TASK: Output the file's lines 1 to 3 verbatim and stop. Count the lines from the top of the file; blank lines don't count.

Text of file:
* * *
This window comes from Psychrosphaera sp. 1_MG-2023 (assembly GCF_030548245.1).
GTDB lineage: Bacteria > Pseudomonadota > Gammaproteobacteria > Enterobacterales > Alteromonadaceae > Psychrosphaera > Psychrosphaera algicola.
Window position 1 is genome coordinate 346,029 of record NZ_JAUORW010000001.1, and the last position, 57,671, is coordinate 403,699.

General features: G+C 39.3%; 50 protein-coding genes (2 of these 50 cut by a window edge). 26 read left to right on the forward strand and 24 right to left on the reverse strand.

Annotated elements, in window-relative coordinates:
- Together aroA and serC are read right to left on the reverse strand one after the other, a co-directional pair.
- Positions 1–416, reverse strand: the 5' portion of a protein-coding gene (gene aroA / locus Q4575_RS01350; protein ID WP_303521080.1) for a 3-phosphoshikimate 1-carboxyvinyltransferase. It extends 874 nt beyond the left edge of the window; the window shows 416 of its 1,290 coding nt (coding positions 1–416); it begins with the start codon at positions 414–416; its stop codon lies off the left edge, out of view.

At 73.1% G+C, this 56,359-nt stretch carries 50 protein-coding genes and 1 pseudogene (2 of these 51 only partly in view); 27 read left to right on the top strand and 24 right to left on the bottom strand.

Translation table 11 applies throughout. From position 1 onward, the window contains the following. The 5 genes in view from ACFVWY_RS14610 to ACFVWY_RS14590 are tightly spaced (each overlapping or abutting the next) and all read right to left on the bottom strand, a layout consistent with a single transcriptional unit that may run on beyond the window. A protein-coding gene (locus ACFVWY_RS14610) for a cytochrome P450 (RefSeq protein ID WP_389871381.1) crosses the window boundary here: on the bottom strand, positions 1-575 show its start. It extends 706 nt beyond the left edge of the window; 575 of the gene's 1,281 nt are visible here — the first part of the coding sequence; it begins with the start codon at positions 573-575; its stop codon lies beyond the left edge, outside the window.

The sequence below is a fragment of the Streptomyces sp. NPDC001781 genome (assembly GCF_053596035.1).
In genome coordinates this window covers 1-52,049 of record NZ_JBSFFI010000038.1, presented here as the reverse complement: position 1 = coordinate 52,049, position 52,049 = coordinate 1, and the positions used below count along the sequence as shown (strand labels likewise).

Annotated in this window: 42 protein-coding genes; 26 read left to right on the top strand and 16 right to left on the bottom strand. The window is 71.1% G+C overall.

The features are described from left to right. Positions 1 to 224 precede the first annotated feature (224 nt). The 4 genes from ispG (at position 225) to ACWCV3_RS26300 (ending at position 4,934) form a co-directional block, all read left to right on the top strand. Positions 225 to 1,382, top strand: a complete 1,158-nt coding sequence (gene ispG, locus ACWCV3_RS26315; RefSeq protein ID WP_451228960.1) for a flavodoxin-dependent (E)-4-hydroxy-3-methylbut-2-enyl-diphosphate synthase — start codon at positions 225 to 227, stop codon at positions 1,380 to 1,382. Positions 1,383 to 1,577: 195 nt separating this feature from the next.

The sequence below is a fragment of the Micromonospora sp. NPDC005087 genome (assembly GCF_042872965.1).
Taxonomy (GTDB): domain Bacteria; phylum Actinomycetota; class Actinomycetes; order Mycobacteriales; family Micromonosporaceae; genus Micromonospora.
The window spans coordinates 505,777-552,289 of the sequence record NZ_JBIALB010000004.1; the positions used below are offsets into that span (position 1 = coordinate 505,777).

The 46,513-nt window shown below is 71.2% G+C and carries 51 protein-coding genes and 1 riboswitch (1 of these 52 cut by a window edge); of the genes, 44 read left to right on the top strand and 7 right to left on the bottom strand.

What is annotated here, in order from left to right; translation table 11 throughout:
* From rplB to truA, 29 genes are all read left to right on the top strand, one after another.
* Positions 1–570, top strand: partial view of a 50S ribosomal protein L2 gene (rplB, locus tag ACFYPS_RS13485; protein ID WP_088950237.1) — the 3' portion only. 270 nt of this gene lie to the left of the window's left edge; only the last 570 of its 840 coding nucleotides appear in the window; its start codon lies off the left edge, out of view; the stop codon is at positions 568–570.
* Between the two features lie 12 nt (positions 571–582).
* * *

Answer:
This window comes from Psychrosphaera sp. 1_MG-2023 (assembly GCF_030548245.1).
GTDB lineage: Bacteria > Pseudomonadota > Gammaproteobacteria > Enterobacterales > Alteromonadaceae > Psychrosphaera > Psychrosphaera algicola.
Window position 1 is genome coordinate 346,029 of record NZ_JAUORW010000001.1, and the last position, 57,671, is coordinate 403,699.